Overall net sales for Q2 were $113.5bn, up 4.5% from $108.6bn in the same period last year. This included a negative currency exchange rate impact of around $2.2bn, without which the company estimated net sales would have been $115.7bn.
Mike Duke, Walmart president and chief executive officer, said: “Walmart had a strong second quarter, and I’m pleased with the earnings and overall results. We had positive sales in Walmart US and Sam’s Club, as well as each of our international markets, reinforcing that customers rely on Walmart to help them save money and live better.”
Total revenue increased 4.5% to $762m in Q2, with income from continuing operations up 5.7% on Q2 last year, reaching $4.0bn. Operating income grew faster than sales, with consolidated operating income up 4.9% from last year to $6.7bn.
“It should be no surprise to hear me say that our company leveraged operating expenses again this quarter. Our intense focus on delivering productivity and reducing costs allows us to invest in lower prices for our customers and to deliver strong profitability for our shareholders,” Duke told investors.
Walmart US performed well, generating a 2.2% comparable sales rise in the 13-week period ended 27 July – the fourth consecutive quarter of comparable sales growth. Within this, grocery delivered a single-digit positive comparable sales rise for Q2, driven primarily by strong performance from the meat department, which outperformed the rest of the food business by approximately 300 basis points.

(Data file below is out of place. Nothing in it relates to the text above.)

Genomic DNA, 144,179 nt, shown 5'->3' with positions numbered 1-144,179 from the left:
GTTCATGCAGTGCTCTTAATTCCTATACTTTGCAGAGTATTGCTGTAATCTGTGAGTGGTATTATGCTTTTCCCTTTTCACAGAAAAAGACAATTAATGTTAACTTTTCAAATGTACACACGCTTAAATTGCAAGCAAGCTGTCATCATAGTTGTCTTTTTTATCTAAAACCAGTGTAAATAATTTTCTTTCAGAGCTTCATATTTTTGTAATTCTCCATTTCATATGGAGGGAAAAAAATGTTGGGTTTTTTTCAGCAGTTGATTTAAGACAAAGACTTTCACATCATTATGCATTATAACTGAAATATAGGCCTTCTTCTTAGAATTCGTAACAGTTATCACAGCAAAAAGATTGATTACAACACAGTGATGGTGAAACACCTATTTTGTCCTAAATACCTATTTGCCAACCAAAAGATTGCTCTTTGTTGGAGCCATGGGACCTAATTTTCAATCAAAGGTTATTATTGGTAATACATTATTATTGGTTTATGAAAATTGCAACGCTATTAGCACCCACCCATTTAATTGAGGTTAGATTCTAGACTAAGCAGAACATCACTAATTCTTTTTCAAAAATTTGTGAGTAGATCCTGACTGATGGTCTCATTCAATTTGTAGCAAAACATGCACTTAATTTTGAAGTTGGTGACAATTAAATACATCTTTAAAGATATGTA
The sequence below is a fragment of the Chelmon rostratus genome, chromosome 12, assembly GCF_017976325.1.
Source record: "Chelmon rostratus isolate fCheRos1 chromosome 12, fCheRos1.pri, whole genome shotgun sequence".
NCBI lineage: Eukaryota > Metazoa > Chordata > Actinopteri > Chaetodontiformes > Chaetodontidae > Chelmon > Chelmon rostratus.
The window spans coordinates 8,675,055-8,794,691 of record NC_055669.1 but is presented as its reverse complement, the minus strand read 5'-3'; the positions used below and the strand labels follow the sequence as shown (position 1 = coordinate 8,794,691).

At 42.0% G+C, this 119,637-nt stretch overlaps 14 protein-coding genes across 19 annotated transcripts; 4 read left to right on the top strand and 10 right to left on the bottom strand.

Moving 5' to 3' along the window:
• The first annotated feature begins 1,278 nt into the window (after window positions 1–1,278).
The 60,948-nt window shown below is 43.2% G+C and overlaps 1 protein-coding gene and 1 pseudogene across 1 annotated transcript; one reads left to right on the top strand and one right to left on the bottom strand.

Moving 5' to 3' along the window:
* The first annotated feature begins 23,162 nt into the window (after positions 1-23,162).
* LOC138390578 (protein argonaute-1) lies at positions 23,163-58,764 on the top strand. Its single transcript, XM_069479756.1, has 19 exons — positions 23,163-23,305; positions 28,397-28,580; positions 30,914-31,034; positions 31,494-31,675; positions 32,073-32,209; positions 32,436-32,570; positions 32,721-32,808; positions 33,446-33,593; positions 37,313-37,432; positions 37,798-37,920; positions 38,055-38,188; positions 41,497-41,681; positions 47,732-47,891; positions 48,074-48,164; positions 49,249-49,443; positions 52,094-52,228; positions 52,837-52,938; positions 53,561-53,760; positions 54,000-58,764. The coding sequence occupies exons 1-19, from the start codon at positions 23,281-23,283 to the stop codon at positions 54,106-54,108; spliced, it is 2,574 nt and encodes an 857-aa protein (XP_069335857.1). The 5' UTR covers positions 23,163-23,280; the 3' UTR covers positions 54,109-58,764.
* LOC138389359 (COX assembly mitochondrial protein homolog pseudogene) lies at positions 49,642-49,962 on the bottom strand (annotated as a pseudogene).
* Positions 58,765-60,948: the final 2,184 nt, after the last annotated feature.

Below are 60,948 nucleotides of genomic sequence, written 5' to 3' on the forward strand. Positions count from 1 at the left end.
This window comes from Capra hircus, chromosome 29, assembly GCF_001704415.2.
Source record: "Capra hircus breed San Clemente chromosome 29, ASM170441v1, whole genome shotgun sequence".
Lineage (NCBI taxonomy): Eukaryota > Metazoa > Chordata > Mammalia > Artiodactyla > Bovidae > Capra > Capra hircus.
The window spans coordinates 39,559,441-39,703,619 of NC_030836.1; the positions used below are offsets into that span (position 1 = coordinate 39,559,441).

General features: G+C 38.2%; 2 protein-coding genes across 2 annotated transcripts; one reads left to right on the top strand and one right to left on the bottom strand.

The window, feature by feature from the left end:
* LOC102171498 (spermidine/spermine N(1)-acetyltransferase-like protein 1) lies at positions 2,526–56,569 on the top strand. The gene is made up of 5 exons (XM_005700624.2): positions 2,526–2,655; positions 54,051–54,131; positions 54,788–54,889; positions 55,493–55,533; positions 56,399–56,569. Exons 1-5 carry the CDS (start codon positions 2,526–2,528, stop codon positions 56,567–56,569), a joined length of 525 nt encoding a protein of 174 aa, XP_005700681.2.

The company attributed this performance to the USDA Choice steaks programme, which offers customers USDA-certified steaks, packaged fresh and have a 100% money-back guarantee.
“The unmatched combination of quality and value has resonated with a large number of our customers, including many who had not previously shopped our meat department,” said Walmart US president Bill Simon.
However, Walmart International was the biggest driver behind sales growth and profitability, with net sales for Q2 up 6.4% and operating income up 5.4%. The company said its three major markets – the UK, Mexico and Canada – “collectively delivered stable growth, solid margins and expense leverage, despite challenging environments”.
Looking to the future, Duke said he was confident in the company’s continued performance, despite challenging market conditions. “The paycheck cycle remains pronounced in the US and in our international markets. Given continuing economic pressures, we believe that our price leadership and value are growing in importance to customers across income levels.”